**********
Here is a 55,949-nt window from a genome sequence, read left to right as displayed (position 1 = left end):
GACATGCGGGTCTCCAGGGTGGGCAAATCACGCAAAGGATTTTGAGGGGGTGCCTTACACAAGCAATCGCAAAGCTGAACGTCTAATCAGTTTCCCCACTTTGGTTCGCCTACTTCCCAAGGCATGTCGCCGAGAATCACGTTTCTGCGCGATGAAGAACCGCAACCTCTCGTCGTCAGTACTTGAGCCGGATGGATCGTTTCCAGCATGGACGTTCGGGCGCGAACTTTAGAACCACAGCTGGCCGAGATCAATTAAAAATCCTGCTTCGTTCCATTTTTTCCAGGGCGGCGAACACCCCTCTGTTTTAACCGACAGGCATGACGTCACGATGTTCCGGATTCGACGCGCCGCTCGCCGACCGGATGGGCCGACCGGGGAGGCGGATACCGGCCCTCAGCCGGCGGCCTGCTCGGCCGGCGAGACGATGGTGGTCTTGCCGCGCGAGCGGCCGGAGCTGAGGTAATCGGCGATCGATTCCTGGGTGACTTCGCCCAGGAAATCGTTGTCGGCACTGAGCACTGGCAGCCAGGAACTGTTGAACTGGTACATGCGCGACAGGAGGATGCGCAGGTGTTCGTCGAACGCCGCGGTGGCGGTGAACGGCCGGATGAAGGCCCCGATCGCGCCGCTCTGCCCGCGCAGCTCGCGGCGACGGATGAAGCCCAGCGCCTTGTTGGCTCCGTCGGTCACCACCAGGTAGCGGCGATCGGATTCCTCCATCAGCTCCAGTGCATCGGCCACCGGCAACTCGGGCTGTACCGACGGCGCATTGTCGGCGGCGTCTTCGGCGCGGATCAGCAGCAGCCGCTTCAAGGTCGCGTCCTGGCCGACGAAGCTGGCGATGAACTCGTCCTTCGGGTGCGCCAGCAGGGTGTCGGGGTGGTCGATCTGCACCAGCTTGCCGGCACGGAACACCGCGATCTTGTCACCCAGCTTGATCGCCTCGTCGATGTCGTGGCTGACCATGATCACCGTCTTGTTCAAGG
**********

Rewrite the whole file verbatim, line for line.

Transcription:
Here is a 55,949-nt window from a genome sequence, read left to right as displayed (position 1 = left end):
GACATGCGGGTCTCCAGGGTGGGCAAATCACGCAAAGGATTTTGAGGGGGTGCCTTACACAAGCAATCGCAAAGCTGAACGTCTAATCAGTTTCCCCACTTTGGTTCGCCTACTTCCCAAGGCATGTCGCCGAGAATCACGTTTCTGCGCGATGAAGAACCGCAACCTCTCGTCGTCAGTACTTGAGCCGGATGGATCGTTTCCAGCATGGACGTTCGGGCGCGAACTTTAGAACCACAGCTGGCCGAGATCAATTAAAAATCCTGCTTCGTTCCATTTTTTCCAGGGCGGCGAACACCCCTCTGTTTTAACCGACAGGCATGACGTCACGATGTTCCGGATTCGACGCGCCGCTCGCCGACCGGATGGGCCGACCGGGGAGGCGGATACCGGCCCTCAGCCGGCGGCCTGCTCGGCCGGCGAGACGATGGTGGTCTTGCCGCGCGAGCGGCCGGAGCTGAGGTAATCGGCGATCGATTCCTGGGTGACTTCGCCCAGGAAATCGTTGTCGGCACTGAGCACTGGCAGCCAGGAACTGTTGAACTGGTACATGCGCGACAGGAGGATGCGCAGGTGTTCGTCGAACGCCGCGGTGGCGGTGAACGGCCGGATGAAGGCCCCGATCGCGCCGCTCTGCCCGCGCAGCTCGCGGCGACGGATGAAGCCCAGCGCCTTGTTGGCTCCGTCGGTCACCACCAGGTAGCGGCGATCGGATTCCTCCATCAGCTCCAGTGCATCGGCCACCGGCAACTCGGGCTGTACCGACGGCGCATTGTCGGCGGCGTCTTCGGCGCGGATCAGCAGCAGCCGCTTCAAGGTCGCGTCCTGGCCGACGAAGCTGGCGATGAACTCGTCCTTCGGGTGCGCCAGCAGGGTGTCGGGGTGGTCGATCTGCACCAGCTTGCCGGCACGGAACACCGCGATCTTGTCACCCAGCTTGATCGCCTCGTCGATGTCGTGGCTGACCATGATCACCGTCTTGTTCAAGG